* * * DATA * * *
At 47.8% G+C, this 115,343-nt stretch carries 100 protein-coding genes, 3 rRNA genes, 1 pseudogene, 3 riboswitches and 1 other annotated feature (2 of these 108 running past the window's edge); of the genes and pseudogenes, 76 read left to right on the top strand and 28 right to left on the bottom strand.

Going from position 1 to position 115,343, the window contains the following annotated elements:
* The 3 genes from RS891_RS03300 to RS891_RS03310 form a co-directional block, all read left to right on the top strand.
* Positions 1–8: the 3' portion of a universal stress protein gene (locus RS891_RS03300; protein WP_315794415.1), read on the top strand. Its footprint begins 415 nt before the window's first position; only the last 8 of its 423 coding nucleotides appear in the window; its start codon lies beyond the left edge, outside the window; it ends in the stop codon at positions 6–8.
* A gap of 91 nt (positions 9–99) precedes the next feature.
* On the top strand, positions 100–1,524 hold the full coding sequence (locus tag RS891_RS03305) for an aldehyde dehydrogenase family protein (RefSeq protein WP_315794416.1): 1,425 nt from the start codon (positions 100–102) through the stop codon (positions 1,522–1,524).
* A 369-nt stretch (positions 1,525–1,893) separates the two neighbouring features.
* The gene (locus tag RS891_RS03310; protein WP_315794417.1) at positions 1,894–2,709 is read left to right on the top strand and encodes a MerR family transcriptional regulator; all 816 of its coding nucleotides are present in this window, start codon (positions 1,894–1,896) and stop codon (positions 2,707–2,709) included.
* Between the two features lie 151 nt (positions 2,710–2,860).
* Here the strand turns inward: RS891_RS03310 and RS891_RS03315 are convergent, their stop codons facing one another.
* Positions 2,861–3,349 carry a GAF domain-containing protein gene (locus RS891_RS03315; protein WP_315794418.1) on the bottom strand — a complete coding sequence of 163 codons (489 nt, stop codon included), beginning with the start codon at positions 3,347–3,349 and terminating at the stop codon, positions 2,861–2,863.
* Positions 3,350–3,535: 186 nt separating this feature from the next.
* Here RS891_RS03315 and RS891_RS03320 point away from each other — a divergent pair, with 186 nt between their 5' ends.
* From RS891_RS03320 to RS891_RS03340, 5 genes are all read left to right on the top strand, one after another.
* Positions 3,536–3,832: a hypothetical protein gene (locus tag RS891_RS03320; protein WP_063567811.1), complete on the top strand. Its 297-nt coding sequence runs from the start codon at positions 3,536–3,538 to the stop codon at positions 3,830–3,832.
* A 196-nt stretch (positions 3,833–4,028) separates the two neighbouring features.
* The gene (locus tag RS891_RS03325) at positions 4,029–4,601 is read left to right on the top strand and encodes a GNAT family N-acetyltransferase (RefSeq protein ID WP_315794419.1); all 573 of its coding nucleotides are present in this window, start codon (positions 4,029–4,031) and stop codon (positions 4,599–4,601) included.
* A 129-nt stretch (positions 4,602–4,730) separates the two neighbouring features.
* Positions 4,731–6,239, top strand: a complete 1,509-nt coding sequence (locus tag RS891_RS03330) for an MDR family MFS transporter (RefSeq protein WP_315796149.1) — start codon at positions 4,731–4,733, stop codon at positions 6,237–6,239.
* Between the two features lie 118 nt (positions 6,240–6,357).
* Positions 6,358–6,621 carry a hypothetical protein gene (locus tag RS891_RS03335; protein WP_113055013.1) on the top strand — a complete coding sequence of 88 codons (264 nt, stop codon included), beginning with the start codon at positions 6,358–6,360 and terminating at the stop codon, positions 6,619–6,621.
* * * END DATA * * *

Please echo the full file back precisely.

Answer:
At 47.8% G+C, this 115,343-nt stretch carries 100 protein-coding genes, 3 rRNA genes, 1 pseudogene, 3 riboswitches and 1 other annotated feature (2 of these 108 running past the window's edge); of the genes and pseudogenes, 76 read left to right on the top strand and 28 right to left on the bottom strand.

Going from position 1 to position 115,343, the window contains the following annotated elements:
* The 3 genes from RS891_RS03300 to RS891_RS03310 form a co-directional block, all read left to right on the top strand.
* Positions 1–8: the 3' portion of a universal stress protein gene (locus RS891_RS03300; protein WP_315794415.1), read on the top strand. Its footprint begins 415 nt before the window's first position; only the last 8 of its 423 coding nucleotides appear in the window; its start codon lies beyond the left edge, outside the window; it ends in the stop codon at positions 6–8.
* A gap of 91 nt (positions 9–99) precedes the next feature.
* On the top strand, positions 100–1,524 hold the full coding sequence (locus tag RS891_RS03305) for an aldehyde dehydrogenase family protein (RefSeq protein WP_315794416.1): 1,425 nt from the start codon (positions 100–102) through the stop codon (positions 1,522–1,524).
* A 369-nt stretch (positions 1,525–1,893) separates the two neighbouring features.
* The gene (locus tag RS891_RS03310; protein WP_315794417.1) at positions 1,894–2,709 is read left to right on the top strand and encodes a MerR family transcriptional regulator; all 816 of its coding nucleotides are present in this window, start codon (positions 1,894–1,896) and stop codon (positions 2,707–2,709) included.
* Between the two features lie 151 nt (positions 2,710–2,860).
* Here the strand turns inward: RS891_RS03310 and RS891_RS03315 are convergent, their stop codons facing one another.
* Positions 2,861–3,349 carry a GAF domain-containing protein gene (locus RS891_RS03315; protein WP_315794418.1) on the bottom strand — a complete coding sequence of 163 codons (489 nt, stop codon included), beginning with the start codon at positions 3,347–3,349 and terminating at the stop codon, positions 2,861–2,863.
* Positions 3,350–3,535: 186 nt separating this feature from the next.
* Here RS891_RS03315 and RS891_RS03320 point away from each other — a divergent pair, with 186 nt between their 5' ends.
* From RS891_RS03320 to RS891_RS03340, 5 genes are all read left to right on the top strand, one after another.
* Positions 3,536–3,832: a hypothetical protein gene (locus tag RS891_RS03320; protein WP_063567811.1), complete on the top strand. Its 297-nt coding sequence runs from the start codon at positions 3,536–3,538 to the stop codon at positions 3,830–3,832.
* A 196-nt stretch (positions 3,833–4,028) separates the two neighbouring features.
* The gene (locus tag RS891_RS03325) at positions 4,029–4,601 is read left to right on the top strand and encodes a GNAT family N-acetyltransferase (RefSeq protein ID WP_315794419.1); all 573 of its coding nucleotides are present in this window, start codon (positions 4,029–4,031) and stop codon (positions 4,599–4,601) included.
* A 129-nt stretch (positions 4,602–4,730) separates the two neighbouring features.
* Positions 4,731–6,239, top strand: a complete 1,509-nt coding sequence (locus tag RS891_RS03330) for an MDR family MFS transporter (RefSeq protein WP_315796149.1) — start codon at positions 4,731–4,733, stop codon at positions 6,237–6,239.
* Between the two features lie 118 nt (positions 6,240–6,357).
* Positions 6,358–6,621 carry a hypothetical protein gene (locus tag RS891_RS03335; protein WP_113055013.1) on the top strand — a complete coding sequence of 88 codons (264 nt, stop codon included), beginning with the start codon at positions 6,358–6,360 and terminating at the stop codon, positions 6,619–6,621.